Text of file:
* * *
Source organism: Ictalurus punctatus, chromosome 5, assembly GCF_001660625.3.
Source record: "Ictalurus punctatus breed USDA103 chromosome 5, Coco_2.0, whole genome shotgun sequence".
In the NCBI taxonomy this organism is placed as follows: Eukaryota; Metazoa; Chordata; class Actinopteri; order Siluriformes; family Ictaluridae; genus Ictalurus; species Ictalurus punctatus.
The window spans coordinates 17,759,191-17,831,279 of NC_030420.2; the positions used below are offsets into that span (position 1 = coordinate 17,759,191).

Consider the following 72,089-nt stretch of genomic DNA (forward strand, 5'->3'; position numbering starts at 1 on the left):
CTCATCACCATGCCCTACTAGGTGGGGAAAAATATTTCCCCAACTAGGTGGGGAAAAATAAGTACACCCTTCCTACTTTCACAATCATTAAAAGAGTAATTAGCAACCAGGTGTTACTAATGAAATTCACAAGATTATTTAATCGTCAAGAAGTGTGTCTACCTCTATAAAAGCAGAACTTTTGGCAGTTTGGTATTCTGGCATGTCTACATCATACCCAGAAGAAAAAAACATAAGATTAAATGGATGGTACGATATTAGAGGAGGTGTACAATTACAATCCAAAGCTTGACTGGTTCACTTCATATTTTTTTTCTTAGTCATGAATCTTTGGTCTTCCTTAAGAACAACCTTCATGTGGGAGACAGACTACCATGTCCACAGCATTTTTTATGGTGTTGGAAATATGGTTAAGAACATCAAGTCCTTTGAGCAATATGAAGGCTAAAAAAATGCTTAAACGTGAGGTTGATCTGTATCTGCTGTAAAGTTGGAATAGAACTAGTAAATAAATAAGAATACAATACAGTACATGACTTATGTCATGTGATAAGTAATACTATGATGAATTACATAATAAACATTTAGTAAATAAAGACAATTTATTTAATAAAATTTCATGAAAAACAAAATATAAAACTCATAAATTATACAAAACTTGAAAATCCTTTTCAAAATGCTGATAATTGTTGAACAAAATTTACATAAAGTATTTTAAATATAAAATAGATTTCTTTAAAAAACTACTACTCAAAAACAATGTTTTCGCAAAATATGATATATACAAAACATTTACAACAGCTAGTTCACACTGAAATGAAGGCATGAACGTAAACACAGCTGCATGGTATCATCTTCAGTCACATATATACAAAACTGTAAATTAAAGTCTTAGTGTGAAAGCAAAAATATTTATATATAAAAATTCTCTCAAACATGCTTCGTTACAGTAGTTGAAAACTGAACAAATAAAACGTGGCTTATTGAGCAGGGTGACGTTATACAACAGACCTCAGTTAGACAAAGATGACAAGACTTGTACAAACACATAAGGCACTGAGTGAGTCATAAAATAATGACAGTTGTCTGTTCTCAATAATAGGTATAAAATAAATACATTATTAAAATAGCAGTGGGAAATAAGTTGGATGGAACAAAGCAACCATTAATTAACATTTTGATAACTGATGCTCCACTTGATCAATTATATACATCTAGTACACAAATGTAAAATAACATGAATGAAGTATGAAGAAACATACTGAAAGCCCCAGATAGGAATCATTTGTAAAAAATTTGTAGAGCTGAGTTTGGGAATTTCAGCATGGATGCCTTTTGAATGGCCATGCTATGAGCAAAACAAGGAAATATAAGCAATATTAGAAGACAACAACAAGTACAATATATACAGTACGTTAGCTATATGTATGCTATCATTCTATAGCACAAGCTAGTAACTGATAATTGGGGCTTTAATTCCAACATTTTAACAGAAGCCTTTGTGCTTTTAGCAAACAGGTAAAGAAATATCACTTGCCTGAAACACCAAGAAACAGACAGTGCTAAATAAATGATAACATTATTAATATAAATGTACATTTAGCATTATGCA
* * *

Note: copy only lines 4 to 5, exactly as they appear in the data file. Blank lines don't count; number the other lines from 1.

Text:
The window spans coordinates 17,759,191-17,831,279 of NC_030420.2; the positions used below are offsets into that span (position 1 = coordinate 17,759,191).

Consider the following 72,089-nt stretch of genomic DNA (forward strand, 5'->3'; position numbering starts at 1 on the left):